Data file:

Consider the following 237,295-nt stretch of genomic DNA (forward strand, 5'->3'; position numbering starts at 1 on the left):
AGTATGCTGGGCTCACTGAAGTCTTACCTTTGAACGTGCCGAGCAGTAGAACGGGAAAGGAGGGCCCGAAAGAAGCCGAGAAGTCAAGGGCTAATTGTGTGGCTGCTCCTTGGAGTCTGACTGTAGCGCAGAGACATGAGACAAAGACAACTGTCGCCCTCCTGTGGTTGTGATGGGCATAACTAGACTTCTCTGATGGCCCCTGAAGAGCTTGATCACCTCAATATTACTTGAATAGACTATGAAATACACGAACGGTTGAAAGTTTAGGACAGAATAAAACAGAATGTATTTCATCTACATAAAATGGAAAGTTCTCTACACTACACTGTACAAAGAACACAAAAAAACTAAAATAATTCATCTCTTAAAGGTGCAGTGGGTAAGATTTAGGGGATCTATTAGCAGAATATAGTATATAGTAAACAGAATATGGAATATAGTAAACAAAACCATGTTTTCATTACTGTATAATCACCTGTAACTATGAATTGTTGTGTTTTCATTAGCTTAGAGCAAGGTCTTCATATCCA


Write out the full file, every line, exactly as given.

Consider the following 237,295-nt stretch of genomic DNA (forward strand, 5'->3'; position numbering starts at 1 on the left):
AGTATGCTGGGCTCACTGAAGTCTTACCTTTGAACGTGCCGAGCAGTAGAACGGGAAAGGAGGGCCCGAAAGAAGCCGAGAAGTCAAGGGCTAATTGTGTGGCTGCTCCTTGGAGTCTGACTGTAGCGCAGAGACATGAGACAAAGACAACTGTCGCCCTCCTGTGGTTGTGATGGGCATAACTAGACTTCTCTGATGGCCCCTGAAGAGCTTGATCACCTCAATATTACTTGAATAGACTATGAAATACACGAACGGTTGAAAGTTTAGGACAGAATAAAACAGAATGTATTTCATCTACATAAAATGGAAAGTTCTCTACACTACACTGTACAAAGAACACAAAAAAACTAAAATAATTCATCTCTTAAAGGTGCAGTGGGTAAGATTTAGGGGATCTATTAGCAGAATATAGTATATAGTAAACAGAATATGGAATATAGTAAACAAAACCATGTTTTCATTACTGTATAATCACCTGTAACTATGAATTGTTGTGTTTTCATTAGCTTAGAGCAAGGTCTTCATATCCA